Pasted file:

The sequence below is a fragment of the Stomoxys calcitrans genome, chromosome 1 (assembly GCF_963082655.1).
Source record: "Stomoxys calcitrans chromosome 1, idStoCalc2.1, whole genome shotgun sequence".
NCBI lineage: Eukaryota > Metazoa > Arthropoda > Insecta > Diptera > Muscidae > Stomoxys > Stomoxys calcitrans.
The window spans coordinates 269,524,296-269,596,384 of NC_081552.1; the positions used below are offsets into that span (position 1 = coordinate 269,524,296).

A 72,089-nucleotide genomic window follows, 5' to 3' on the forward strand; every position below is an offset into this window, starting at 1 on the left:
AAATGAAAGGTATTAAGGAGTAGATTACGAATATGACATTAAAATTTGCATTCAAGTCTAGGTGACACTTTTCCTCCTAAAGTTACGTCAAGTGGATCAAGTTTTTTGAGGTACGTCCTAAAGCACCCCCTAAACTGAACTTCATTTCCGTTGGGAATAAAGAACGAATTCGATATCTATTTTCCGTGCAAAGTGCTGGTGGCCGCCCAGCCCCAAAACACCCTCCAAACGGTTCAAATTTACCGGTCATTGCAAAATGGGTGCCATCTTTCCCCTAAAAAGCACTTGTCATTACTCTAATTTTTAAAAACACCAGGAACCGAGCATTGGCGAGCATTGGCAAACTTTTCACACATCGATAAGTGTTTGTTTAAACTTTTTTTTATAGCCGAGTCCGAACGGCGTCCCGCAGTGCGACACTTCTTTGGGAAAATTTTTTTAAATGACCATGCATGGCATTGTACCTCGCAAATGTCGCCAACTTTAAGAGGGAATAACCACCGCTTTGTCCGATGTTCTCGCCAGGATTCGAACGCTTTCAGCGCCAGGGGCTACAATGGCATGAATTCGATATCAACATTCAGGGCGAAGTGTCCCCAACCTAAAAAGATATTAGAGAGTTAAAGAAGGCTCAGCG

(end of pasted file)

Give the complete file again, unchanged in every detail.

The sequence below is a fragment of the Stomoxys calcitrans genome, chromosome 1 (assembly GCF_963082655.1).
Source record: "Stomoxys calcitrans chromosome 1, idStoCalc2.1, whole genome shotgun sequence".
NCBI lineage: Eukaryota > Metazoa > Arthropoda > Insecta > Diptera > Muscidae > Stomoxys > Stomoxys calcitrans.
The window spans coordinates 269,524,296-269,596,384 of NC_081552.1; the positions used below are offsets into that span (position 1 = coordinate 269,524,296).

A 72,089-nucleotide genomic window follows, 5' to 3' on the forward strand; every position below is an offset into this window, starting at 1 on the left:
AAATGAAAGGTATTAAGGAGTAGATTACGAATATGACATTAAAATTTGCATTCAAGTCTAGGTGACACTTTTCCTCCTAAAGTTACGTCAAGTGGATCAAGTTTTTTGAGGTACGTCCTAAAGCACCCCCTAAACTGAACTTCATTTCCGTTGGGAATAAAGAACGAATTCGATATCTATTTTCCGTGCAAAGTGCTGGTGGCCGCCCAGCCCCAAAACACCCTCCAAACGGTTCAAATTTACCGGTCATTGCAAAATGGGTGCCATCTTTCCCCTAAAAAGCACTTGTCATTACTCTAATTTTTAAAAACACCAGGAACCGAGCATTGGCGAGCATTGGCAAACTTTTCACACATCGATAAGTGTTTGTTTAAACTTTTTTTTATAGCCGAGTCCGAACGGCGTCCCGCAGTGCGACACTTCTTTGGGAAAATTTTTTTAAATGACCATGCATGGCATTGTACCTCGCAAATGTCGCCAACTTTAAGAGGGAATAACCACCGCTTTGTCCGATGTTCTCGCCAGGATTCGAACGCTTTCAGCGCCAGGGGCTACAATGGCATGAATTCGATATCAACATTCAGGGCGAAGTGTCCCCAACCTAAAAAGATATTAGAGAGTTAAAGAAGGCTCAGCG